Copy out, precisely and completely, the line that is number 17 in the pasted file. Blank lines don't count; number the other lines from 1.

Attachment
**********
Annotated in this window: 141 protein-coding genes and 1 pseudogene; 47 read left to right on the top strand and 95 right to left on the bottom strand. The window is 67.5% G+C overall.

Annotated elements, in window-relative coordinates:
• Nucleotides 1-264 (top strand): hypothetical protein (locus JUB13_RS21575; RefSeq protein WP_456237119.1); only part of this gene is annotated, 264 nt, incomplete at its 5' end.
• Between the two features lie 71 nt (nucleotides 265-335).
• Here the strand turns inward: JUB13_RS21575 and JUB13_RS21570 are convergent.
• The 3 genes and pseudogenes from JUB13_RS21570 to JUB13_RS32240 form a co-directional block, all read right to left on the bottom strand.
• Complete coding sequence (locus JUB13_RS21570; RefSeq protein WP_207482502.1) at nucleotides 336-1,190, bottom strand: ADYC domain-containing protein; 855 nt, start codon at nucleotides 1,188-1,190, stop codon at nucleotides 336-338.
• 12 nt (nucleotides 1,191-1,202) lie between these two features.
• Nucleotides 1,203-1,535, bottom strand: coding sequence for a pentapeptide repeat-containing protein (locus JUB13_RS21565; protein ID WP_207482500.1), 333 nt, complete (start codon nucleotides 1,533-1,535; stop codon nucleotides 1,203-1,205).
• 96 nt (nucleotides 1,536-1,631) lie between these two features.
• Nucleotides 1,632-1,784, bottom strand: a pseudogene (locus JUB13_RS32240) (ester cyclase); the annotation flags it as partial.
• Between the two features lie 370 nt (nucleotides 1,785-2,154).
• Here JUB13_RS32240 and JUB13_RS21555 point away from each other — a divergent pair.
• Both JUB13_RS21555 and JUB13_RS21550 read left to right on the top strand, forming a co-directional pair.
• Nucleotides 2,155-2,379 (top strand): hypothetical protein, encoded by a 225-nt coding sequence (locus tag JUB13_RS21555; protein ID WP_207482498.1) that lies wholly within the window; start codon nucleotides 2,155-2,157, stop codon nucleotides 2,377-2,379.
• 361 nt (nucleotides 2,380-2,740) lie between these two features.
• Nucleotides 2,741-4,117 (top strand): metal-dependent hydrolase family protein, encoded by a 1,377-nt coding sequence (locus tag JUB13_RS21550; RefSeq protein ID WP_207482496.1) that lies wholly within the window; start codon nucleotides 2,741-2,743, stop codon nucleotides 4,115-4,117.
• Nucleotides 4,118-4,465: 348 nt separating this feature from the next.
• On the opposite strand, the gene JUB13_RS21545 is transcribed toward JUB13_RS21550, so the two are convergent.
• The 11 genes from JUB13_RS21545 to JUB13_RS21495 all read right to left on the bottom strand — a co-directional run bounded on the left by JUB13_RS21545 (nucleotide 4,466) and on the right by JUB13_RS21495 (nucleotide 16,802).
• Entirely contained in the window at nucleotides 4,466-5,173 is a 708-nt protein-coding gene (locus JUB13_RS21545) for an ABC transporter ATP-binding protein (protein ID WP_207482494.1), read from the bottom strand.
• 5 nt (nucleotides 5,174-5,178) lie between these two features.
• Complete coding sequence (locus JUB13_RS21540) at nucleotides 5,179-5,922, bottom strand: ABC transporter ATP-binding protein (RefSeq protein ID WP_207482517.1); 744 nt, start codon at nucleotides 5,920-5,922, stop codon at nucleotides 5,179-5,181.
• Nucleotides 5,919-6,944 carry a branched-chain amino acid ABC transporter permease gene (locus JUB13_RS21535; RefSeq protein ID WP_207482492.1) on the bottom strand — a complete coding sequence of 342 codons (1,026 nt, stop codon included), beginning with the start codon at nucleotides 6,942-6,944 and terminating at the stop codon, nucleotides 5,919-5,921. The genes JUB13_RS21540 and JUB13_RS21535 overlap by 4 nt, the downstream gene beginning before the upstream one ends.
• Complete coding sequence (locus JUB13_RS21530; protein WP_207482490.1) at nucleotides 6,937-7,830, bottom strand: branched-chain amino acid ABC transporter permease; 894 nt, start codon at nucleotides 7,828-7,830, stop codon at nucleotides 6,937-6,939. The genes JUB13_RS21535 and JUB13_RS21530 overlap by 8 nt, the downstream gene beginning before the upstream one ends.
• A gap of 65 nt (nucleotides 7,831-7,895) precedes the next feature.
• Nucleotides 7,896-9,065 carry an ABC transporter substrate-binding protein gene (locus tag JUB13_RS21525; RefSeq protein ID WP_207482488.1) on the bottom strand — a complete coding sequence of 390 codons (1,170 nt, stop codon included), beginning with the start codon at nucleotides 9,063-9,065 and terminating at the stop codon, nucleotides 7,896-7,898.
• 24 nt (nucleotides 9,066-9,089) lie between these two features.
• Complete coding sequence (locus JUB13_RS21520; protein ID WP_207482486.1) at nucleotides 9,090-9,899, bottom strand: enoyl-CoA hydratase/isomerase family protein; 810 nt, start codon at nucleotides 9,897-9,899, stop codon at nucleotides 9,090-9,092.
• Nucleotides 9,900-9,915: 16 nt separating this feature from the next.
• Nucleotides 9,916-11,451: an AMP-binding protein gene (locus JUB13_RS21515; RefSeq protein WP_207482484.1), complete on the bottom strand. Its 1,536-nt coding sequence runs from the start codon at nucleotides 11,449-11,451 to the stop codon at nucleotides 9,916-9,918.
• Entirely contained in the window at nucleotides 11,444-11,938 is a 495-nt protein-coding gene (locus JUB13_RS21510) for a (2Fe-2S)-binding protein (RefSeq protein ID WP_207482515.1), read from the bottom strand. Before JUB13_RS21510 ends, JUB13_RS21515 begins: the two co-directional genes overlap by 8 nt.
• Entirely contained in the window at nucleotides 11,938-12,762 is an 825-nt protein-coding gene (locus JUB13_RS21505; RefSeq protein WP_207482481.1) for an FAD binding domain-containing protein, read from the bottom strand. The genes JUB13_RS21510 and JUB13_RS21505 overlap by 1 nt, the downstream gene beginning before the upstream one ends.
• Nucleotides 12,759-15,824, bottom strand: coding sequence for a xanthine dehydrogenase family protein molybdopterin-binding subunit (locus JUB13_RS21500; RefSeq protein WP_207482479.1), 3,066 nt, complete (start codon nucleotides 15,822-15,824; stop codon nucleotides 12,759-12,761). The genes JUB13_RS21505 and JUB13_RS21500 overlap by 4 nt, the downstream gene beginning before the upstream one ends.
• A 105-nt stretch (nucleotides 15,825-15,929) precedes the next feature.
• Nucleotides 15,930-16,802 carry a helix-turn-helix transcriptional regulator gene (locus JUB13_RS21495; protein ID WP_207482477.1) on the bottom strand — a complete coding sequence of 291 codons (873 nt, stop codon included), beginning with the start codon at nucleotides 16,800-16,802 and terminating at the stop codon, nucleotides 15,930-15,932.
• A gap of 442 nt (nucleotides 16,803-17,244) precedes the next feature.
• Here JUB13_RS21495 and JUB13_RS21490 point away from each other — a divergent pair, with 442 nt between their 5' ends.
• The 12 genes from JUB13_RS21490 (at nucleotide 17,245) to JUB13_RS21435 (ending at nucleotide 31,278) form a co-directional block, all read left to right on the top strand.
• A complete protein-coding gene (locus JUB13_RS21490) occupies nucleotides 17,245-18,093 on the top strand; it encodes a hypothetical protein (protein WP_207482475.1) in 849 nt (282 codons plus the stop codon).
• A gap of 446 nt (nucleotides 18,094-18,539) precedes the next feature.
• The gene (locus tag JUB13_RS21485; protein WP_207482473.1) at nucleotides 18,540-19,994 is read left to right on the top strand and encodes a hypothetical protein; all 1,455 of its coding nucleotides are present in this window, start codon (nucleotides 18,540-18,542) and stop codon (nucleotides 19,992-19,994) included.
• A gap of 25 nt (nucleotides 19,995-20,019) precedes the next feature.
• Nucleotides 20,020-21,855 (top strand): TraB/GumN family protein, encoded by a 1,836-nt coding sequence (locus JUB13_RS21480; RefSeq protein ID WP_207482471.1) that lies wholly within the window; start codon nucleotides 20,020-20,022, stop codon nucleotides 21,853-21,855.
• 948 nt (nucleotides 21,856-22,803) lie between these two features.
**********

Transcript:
• Nucleotides 2,741-4,117 (top strand): metal-dependent hydrolase family protein, encoded by a 1,377-nt coding sequence (locus tag JUB13_RS21550; RefSeq protein ID WP_207482496.1) that lies wholly within the window; start codon nucleotides 2,741-2,743, stop codon nucleotides 4,115-4,117.